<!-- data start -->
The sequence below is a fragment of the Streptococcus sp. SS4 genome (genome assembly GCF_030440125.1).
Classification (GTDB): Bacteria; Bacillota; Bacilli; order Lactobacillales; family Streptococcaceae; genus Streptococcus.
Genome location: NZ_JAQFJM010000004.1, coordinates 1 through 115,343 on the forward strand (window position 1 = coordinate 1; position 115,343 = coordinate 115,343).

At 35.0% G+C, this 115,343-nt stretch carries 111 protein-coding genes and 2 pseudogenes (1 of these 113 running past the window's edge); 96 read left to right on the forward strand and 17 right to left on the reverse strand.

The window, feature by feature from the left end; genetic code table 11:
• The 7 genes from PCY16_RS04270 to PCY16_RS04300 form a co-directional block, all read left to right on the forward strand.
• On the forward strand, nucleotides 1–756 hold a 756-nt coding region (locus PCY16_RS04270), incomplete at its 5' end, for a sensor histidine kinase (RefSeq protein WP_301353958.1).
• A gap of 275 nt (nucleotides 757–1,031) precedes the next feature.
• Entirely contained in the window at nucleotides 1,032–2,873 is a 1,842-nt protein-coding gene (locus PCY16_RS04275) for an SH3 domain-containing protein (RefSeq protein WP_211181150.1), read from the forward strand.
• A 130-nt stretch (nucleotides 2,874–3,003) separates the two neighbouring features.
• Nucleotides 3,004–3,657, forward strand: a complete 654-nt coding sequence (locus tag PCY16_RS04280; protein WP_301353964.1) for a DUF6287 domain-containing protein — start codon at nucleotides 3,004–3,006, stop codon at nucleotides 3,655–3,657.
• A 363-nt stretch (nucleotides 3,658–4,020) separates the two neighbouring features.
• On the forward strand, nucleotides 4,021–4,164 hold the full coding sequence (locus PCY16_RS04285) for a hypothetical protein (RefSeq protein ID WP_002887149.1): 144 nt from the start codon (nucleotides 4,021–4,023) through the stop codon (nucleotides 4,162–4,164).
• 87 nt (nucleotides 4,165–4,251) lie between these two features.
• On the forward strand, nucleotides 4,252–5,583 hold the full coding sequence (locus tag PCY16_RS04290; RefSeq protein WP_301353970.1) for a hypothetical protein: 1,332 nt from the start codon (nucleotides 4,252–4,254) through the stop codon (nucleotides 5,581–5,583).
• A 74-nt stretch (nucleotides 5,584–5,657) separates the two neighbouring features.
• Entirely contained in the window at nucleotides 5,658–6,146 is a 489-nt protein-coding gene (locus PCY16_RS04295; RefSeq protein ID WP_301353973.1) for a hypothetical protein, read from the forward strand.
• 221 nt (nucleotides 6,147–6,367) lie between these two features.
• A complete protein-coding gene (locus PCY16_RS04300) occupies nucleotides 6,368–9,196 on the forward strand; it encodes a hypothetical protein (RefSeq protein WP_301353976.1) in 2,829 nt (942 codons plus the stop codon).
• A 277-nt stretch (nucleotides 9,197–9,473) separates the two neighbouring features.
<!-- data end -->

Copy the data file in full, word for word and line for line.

The sequence below is a fragment of the Streptococcus sp. SS4 genome (genome assembly GCF_030440125.1).
Classification (GTDB): Bacteria; Bacillota; Bacilli; order Lactobacillales; family Streptococcaceae; genus Streptococcus.
Genome location: NZ_JAQFJM010000004.1, coordinates 1 through 115,343 on the forward strand (window position 1 = coordinate 1; position 115,343 = coordinate 115,343).

At 35.0% G+C, this 115,343-nt stretch carries 111 protein-coding genes and 2 pseudogenes (1 of these 113 running past the window's edge); 96 read left to right on the forward strand and 17 right to left on the reverse strand.

The window, feature by feature from the left end; genetic code table 11:
• The 7 genes from PCY16_RS04270 to PCY16_RS04300 form a co-directional block, all read left to right on the forward strand.
• On the forward strand, nucleotides 1–756 hold a 756-nt coding region (locus PCY16_RS04270), incomplete at its 5' end, for a sensor histidine kinase (RefSeq protein WP_301353958.1).
• A gap of 275 nt (nucleotides 757–1,031) precedes the next feature.
• Entirely contained in the window at nucleotides 1,032–2,873 is a 1,842-nt protein-coding gene (locus PCY16_RS04275) for an SH3 domain-containing protein (RefSeq protein WP_211181150.1), read from the forward strand.
• A 130-nt stretch (nucleotides 2,874–3,003) separates the two neighbouring features.
• Nucleotides 3,004–3,657, forward strand: a complete 654-nt coding sequence (locus tag PCY16_RS04280; protein WP_301353964.1) for a DUF6287 domain-containing protein — start codon at nucleotides 3,004–3,006, stop codon at nucleotides 3,655–3,657.
• A 363-nt stretch (nucleotides 3,658–4,020) separates the two neighbouring features.
• On the forward strand, nucleotides 4,021–4,164 hold the full coding sequence (locus PCY16_RS04285) for a hypothetical protein (RefSeq protein ID WP_002887149.1): 144 nt from the start codon (nucleotides 4,021–4,023) through the stop codon (nucleotides 4,162–4,164).
• 87 nt (nucleotides 4,165–4,251) lie between these two features.
• On the forward strand, nucleotides 4,252–5,583 hold the full coding sequence (locus tag PCY16_RS04290; RefSeq protein WP_301353970.1) for a hypothetical protein: 1,332 nt from the start codon (nucleotides 4,252–4,254) through the stop codon (nucleotides 5,581–5,583).
• A 74-nt stretch (nucleotides 5,584–5,657) separates the two neighbouring features.
• Entirely contained in the window at nucleotides 5,658–6,146 is a 489-nt protein-coding gene (locus PCY16_RS04295; RefSeq protein ID WP_301353973.1) for a hypothetical protein, read from the forward strand.
• 221 nt (nucleotides 6,147–6,367) lie between these two features.
• A complete protein-coding gene (locus PCY16_RS04300) occupies nucleotides 6,368–9,196 on the forward strand; it encodes a hypothetical protein (RefSeq protein WP_301353976.1) in 2,829 nt (942 codons plus the stop codon).
• A 277-nt stretch (nucleotides 9,197–9,473) separates the two neighbouring features.